The course shall consist of lectures presenting the relevant topics and questions, including their detailed explanation. This shall be complemented by asking questions and engaging in discussions between students and the lecturer as well as among the students themselves. The course shall also include seminar papers or essays, which require students’ personal efforts based on reading and commenting on selected texts.
The requirements for students are divided into two parts: getting a grasp of the content of the prescribed literature for the oral exam and the regular submission of essays (as seminar papers) based on the prescribed study literature or selected political and legal works. It is not possible to take the exam without having submitted the essays.
Simon Malmenvall was born in 1991 in Triest (Italy). In 2012 Malmenvall graduated in history and Russian studies at the Faculty of Arts within the University of Ljubljana. In 2014 he concluded his graduate studies with a master degree in history at the mentioned faculty. In the same year he received the Student Prešeren Award of the Faculty of Arts for his master thesis on the relations between Kievan Rus’ and Byzantium. In 2018 he obtained a doctoral degree in theology at the Faculty of Theology within the University of Ljubljana. In 2019 he completed the state qualifying examination in librarianship at the National and University Library of Slovenia.
From 2016 and 2018 Malmenvall worked as a junior research fellow at the Faculty of Theology where he primarily studied intellectual history of the East Slavs during the middle ages. In 2016 he became assistant lecturer at the Faculty of Business Studies within the Catholic Institute (Ljubljana) in the field of philosophy, religious studies, and applied ethics. In 2017 he became assistant lecturer at the Chair of Philosophy of the Faculty of Theology. From 2018 he works as the head of scientific-research work at the Faculty of Business Studies (in 2019 renamed to Faculty of Law and Business Studies), head of the Library of the Catholic Institute, and research fellow at the Faculty of Theology. In 2018 he became assistant professor (docent) at the Faculty of Business Studies in the field of philosophy, religious studies, and applied ethics. In 2019 he achieved the habilitation as assistant professor (docent) at the Faculty of Theology in the field of religious studies and religious anthropology. From 2019 to 2021 he is the head of the postdoctoral basic research project “Ruler Saints (Martyrs) on the Periphery of Medieval Europe: Kievan Rus’, Norway, Dioclea” financed by the Slovenian Research Agency (ARRS). From 2009 Malmenvall published over one hundred scientific works (articles, book chapters, etc.) and translations in the field of cultural and ecclesiastical history, philosophy, ecumenical theology, ecclesiology, and history of literature. His main research interest is history and theological thought of the East Christendom and Catholic-East Orthodox relations. He is the author of the scientific monograph Culture of Kievan Rus’ and Christian Historical Consciousness (2019, published by the Faculty of Theology). He was one of the contributors preparing the first Slovene edition (2015) of the main East Slavic medieval source, chronicle Tale of Bygone Years, and the first Slovene edition (2019) of other representative East Slavic texts from the eleventh century (both editions were published by the Department of Slavic Studies at the Faculty of Arts). He is the editor-in-chief of the journal Res novae (published by the Faculty of Law and Business Studies), member of the editorial board of the journal School Chronicle (published by the Museum of Education and Pedagogics of Slovenia), and member of the editorial board of the journal Galychyna (published by the Precarpathian National University of Vasyl Stefanik, Ivano-Frankivsk, Ukraine). In 2018 he received the prestigious Solemn Charter for Young University Teachers and University Associates awarded by the University of Ljubljana. He translated into Slovene language (2019, first volume; 2020, second volume; published by the Cultural and Art Society Logos) the monumental work Ways of Russian Theology (1937) written by the Russian East Orthodox theologian and historian Georges Florovsky. He was a co-translator preparing the first Slovene edition of the Selected Philosophical Works of Vladimir Solovyov (2019, published by the Cultural and Art Society Logos). Malmenvall actively speaks Slovene, Russian, English, Italian, and Serbian language, he is a passive speaker of German, Ukrainian, Latin, and Church Slavic.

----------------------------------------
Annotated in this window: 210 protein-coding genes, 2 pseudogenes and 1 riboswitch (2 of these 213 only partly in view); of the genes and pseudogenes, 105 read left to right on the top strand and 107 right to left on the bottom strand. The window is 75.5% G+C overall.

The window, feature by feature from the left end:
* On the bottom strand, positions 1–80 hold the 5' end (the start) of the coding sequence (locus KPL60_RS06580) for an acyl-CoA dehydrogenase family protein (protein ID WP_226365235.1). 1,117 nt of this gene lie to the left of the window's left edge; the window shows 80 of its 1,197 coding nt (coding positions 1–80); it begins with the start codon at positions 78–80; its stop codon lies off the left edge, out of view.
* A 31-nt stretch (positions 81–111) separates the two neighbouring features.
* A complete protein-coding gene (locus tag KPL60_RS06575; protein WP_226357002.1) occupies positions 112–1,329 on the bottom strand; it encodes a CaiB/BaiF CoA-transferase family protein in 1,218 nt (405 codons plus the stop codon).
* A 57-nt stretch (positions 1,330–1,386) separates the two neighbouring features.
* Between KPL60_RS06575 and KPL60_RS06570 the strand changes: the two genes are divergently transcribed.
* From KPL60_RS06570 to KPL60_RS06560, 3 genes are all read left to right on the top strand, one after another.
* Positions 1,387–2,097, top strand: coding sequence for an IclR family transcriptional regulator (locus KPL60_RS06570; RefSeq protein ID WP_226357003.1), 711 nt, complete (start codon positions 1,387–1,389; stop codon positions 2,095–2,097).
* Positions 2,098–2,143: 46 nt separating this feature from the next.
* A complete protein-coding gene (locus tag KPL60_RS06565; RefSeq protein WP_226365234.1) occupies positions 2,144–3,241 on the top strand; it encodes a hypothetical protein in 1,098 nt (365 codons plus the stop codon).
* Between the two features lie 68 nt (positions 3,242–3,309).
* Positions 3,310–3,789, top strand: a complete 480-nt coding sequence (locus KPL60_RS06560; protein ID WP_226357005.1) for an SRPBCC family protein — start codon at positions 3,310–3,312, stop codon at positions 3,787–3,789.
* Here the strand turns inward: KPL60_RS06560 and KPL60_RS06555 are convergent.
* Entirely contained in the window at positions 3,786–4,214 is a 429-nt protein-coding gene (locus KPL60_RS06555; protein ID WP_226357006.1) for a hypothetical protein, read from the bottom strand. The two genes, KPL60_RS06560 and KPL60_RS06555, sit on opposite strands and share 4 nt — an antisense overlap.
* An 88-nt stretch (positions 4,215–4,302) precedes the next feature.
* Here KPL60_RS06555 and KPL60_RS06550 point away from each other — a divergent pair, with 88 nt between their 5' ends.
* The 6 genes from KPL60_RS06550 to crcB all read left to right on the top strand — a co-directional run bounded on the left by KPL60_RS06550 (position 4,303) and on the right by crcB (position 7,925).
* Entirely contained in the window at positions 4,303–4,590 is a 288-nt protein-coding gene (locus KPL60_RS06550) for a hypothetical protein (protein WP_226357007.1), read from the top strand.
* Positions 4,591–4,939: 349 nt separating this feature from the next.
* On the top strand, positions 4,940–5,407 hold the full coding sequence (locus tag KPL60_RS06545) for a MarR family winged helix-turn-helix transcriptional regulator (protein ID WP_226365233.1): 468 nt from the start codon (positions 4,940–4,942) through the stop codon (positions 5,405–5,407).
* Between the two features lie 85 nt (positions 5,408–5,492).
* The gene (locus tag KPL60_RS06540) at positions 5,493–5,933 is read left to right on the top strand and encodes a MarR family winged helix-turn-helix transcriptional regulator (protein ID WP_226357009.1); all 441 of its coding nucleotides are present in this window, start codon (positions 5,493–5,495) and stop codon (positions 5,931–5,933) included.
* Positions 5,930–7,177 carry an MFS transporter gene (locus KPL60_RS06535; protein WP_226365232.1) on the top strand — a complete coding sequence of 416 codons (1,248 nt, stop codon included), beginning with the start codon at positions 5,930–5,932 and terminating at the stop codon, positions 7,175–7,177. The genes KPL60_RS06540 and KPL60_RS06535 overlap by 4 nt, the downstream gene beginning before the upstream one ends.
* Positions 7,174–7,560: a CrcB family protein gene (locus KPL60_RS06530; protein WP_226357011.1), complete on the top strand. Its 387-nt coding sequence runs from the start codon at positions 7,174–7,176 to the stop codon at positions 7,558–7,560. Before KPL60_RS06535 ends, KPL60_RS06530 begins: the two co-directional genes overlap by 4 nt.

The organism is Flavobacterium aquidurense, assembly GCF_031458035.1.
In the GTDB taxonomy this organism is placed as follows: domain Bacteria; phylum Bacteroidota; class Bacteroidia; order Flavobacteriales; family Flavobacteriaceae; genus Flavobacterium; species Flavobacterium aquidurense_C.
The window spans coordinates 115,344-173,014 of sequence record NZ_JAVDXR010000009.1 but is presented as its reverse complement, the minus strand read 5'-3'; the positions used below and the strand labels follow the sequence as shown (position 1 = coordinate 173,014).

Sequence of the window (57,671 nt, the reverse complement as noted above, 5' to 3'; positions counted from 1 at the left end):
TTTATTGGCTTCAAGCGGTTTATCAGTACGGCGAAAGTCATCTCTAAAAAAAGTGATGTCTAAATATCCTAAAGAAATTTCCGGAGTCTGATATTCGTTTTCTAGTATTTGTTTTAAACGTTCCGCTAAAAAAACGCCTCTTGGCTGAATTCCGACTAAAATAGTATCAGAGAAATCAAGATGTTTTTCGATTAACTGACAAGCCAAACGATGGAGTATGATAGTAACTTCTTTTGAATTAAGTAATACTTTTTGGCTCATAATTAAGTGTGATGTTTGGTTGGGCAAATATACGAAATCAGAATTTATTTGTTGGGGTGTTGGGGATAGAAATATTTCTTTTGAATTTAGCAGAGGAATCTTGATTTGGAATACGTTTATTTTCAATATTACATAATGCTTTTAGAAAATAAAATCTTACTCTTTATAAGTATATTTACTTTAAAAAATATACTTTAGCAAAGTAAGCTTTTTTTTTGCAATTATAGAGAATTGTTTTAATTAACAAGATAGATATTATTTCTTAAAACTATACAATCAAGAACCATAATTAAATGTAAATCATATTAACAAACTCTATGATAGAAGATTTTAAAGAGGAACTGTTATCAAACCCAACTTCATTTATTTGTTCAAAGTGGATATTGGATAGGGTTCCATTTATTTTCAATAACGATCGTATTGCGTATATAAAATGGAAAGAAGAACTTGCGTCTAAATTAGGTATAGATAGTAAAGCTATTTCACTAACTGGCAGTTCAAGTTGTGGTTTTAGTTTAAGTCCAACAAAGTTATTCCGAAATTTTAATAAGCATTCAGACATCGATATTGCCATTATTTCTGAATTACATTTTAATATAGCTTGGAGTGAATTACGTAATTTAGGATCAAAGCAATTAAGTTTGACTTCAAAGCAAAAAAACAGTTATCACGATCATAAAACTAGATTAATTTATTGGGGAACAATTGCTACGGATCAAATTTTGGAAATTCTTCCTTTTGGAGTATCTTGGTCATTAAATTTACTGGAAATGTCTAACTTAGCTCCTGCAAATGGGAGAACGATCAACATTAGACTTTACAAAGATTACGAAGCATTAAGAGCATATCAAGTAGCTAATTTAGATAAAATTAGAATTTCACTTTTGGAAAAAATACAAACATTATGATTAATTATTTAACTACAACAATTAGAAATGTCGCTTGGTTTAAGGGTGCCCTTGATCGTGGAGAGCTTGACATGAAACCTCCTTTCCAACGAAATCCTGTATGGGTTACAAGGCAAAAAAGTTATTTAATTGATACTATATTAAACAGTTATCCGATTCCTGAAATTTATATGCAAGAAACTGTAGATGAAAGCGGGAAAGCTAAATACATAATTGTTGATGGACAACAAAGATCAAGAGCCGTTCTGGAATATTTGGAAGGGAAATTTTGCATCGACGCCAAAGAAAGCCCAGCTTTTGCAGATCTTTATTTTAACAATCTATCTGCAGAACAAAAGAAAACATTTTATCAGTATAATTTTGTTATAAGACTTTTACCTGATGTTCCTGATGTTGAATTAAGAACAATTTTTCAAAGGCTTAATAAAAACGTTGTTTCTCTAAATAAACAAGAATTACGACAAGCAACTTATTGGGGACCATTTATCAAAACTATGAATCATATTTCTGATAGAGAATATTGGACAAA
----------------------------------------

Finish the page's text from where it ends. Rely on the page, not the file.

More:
Sicris code: 39082
Complete bibliography: https://bib.cobiss.net/biblioweb/biblio/si/slv/cris/39082